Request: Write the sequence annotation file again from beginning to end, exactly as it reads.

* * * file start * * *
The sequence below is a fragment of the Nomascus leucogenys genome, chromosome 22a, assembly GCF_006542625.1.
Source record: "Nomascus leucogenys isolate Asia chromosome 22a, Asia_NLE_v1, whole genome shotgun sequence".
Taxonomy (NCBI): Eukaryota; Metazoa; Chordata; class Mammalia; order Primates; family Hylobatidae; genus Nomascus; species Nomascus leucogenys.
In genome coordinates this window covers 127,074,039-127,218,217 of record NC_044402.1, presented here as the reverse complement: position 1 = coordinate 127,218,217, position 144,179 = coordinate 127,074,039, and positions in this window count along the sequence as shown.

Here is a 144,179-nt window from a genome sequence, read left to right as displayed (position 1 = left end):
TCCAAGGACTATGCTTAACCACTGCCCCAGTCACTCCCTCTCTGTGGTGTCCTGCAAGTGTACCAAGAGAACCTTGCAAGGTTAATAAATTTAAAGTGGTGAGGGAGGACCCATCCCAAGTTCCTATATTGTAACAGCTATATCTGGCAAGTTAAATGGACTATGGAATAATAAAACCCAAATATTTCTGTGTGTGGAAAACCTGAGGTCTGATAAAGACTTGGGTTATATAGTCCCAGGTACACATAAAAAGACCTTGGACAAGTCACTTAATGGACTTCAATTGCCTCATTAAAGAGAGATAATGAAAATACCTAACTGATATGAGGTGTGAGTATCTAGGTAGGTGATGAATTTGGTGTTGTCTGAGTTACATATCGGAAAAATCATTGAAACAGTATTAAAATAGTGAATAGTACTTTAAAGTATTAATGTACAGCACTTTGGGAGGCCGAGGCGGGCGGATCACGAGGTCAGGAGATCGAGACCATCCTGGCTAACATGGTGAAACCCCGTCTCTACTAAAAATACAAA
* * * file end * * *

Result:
The sequence below is a fragment of the Nomascus leucogenys genome, chromosome 22a, assembly GCF_006542625.1.
Source record: "Nomascus leucogenys isolate Asia chromosome 22a, Asia_NLE_v1, whole genome shotgun sequence".
Taxonomy (NCBI): Eukaryota; Metazoa; Chordata; class Mammalia; order Primates; family Hylobatidae; genus Nomascus; species Nomascus leucogenys.
In genome coordinates this window covers 127,074,039-127,218,217 of record NC_044402.1, presented here as the reverse complement: position 1 = coordinate 127,218,217, position 144,179 = coordinate 127,074,039, and positions in this window count along the sequence as shown.

Here is a 144,179-nt window from a genome sequence, read left to right as displayed (position 1 = left end):
TCCAAGGACTATGCTTAACCACTGCCCCAGTCACTCCCTCTCTGTGGTGTCCTGCAAGTGTACCAAGAGAACCTTGCAAGGTTAATAAATTTAAAGTGGTGAGGGAGGACCCATCCCAAGTTCCTATATTGTAACAGCTATATCTGGCAAGTTAAATGGACTATGGAATAATAAAACCCAAATATTTCTGTGTGTGGAAAACCTGAGGTCTGATAAAGACTTGGGTTATATAGTCCCAGGTACACATAAAAAGACCTTGGACAAGTCACTTAATGGACTTCAATTGCCTCATTAAAGAGAGATAATGAAAATACCTAACTGATATGAGGTGTGAGTATCTAGGTAGGTGATGAATTTGGTGTTGTCTGAGTTACATATCGGAAAAATCATTGAAACAGTATTAAAATAGTGAATAGTACTTTAAAGTATTAATGTACAGCACTTTGGGAGGCCGAGGCGGGCGGATCACGAGGTCAGGAGATCGAGACCATCCTGGCTAACATGGTGAAACCCCGTCTCTACTAAAAATACAAA